In response to reports that the production includes chorus members planted in among the audience, carrying submachine guns, and eventually storming the stage, Cooper said, "I would hope that the people of Edinburgh would respond appropriately by allowing these moral midgets to do their opera to an empty house."
The opera is about the 1985 seizure of the cruise ship Achille Lauro by Palestinian terrorists, and the subsequent execution of passenger Leon Klinghoffer.
According to Cooper, Scottish Opera's production of Klinghoffer "portray[s] a terrorist in heroic terms [and makes] the audience part of a terrorist onslaught." The decision to mount such a production, he added, was made by people who are "disconnected to reality." "[Where] is the understanding and sympathy for the 7/7 victims and their families?" Cooper said. "To actually have to talk about this in real time, when you are deploying soldiers to safeguard people getting gin to the Tube in London is almost beneath contempt."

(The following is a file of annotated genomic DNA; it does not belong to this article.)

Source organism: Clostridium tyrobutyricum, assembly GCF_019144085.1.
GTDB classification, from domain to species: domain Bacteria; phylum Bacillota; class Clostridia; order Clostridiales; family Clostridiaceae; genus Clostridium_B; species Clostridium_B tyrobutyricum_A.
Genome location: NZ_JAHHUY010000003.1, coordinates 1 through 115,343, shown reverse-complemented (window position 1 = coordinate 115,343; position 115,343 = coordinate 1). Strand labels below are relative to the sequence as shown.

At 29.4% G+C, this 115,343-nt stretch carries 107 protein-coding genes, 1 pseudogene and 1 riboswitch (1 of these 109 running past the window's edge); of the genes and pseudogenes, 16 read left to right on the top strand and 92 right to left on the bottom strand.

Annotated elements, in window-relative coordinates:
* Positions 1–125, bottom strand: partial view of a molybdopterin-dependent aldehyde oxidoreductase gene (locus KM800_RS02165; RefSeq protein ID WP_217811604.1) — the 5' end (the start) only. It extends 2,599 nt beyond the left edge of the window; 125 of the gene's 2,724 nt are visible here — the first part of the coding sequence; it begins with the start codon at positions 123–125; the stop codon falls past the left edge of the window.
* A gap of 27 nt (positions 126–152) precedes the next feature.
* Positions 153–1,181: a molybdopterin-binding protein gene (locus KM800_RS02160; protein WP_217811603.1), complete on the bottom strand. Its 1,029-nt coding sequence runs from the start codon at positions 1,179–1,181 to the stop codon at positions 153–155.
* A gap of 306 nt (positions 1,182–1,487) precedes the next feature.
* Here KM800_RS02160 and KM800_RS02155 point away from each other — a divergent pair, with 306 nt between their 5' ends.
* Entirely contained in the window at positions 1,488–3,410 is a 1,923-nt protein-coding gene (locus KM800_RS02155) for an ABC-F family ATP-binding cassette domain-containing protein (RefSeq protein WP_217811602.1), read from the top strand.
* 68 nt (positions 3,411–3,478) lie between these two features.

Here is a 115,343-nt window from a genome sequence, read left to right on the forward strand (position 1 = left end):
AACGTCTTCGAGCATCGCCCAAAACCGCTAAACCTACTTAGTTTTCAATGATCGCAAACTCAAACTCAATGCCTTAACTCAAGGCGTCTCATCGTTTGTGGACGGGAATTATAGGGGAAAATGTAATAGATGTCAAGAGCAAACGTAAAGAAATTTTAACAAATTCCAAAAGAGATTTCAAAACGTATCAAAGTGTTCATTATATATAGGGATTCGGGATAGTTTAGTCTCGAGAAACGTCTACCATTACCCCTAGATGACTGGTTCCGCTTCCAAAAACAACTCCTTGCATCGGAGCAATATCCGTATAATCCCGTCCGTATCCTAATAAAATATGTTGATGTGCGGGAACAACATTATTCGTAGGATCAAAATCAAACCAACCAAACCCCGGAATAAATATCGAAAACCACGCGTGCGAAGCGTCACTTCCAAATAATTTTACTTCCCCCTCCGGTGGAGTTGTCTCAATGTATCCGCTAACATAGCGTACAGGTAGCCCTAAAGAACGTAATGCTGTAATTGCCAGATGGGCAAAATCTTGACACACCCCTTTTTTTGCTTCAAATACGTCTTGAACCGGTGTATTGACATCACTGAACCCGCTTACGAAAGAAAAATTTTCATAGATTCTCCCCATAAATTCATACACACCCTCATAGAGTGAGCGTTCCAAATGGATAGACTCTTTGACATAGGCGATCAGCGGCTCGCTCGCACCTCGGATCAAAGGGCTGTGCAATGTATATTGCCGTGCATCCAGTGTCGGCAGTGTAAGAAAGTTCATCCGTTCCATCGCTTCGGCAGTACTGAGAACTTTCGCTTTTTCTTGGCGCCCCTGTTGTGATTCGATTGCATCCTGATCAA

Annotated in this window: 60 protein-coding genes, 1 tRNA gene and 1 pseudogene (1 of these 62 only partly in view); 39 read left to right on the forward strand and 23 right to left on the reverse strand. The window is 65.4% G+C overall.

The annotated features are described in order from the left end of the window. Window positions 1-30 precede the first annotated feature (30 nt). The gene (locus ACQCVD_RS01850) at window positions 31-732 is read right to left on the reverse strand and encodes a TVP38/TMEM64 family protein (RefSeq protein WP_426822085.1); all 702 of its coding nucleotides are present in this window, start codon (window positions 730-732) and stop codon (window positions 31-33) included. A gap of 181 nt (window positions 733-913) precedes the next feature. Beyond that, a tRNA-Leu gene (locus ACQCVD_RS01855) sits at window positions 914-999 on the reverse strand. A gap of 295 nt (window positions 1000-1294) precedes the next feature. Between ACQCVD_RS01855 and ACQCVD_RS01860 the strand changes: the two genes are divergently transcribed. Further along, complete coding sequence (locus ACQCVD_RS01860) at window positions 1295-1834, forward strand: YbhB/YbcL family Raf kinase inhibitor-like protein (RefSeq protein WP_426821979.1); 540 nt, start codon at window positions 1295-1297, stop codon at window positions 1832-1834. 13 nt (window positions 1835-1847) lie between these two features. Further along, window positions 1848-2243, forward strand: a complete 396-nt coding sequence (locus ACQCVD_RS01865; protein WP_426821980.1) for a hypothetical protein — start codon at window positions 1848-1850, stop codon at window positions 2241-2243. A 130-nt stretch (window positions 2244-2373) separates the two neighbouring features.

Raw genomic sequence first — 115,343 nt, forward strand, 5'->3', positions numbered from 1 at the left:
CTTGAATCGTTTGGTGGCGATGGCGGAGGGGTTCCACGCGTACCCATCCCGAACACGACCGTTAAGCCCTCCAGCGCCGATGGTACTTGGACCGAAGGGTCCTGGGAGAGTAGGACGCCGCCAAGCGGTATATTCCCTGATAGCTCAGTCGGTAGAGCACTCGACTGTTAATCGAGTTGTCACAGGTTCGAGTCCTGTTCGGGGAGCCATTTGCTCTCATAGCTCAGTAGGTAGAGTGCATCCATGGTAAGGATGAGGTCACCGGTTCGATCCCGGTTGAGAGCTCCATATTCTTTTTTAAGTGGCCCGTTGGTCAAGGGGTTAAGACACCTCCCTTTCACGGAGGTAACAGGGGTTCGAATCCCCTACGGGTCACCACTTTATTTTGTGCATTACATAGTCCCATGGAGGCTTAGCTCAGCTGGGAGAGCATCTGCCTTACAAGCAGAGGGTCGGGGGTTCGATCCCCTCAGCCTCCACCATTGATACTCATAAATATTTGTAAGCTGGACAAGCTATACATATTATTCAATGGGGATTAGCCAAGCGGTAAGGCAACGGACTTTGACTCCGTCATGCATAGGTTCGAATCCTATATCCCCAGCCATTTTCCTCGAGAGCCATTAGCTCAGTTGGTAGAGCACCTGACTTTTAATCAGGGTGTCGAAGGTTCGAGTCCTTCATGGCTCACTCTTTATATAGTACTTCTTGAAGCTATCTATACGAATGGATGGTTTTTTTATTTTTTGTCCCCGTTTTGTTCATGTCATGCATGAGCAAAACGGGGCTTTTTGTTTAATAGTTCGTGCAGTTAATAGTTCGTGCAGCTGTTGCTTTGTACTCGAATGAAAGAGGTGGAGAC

Anthony Nielsen, Scottish Opera's artistic director, defended the decision to present Adams's opera, which has been criticized before for its apparent sympathy with Palestinian terrorists. "I'm not in favor of any kind of censorship of self-censorship on any of those levels," he said. "We are constantly hearing that we live in a democratic society that respects free speech. You either have free speech or you don't—there is no halfway house about it."
He added, "It's a more visceral staging of it than has been previously performed. People should come expecting the unexpected."
The Death of Klinghoffer will be performed in Edinburgh on August 23, 25, 27, and 29.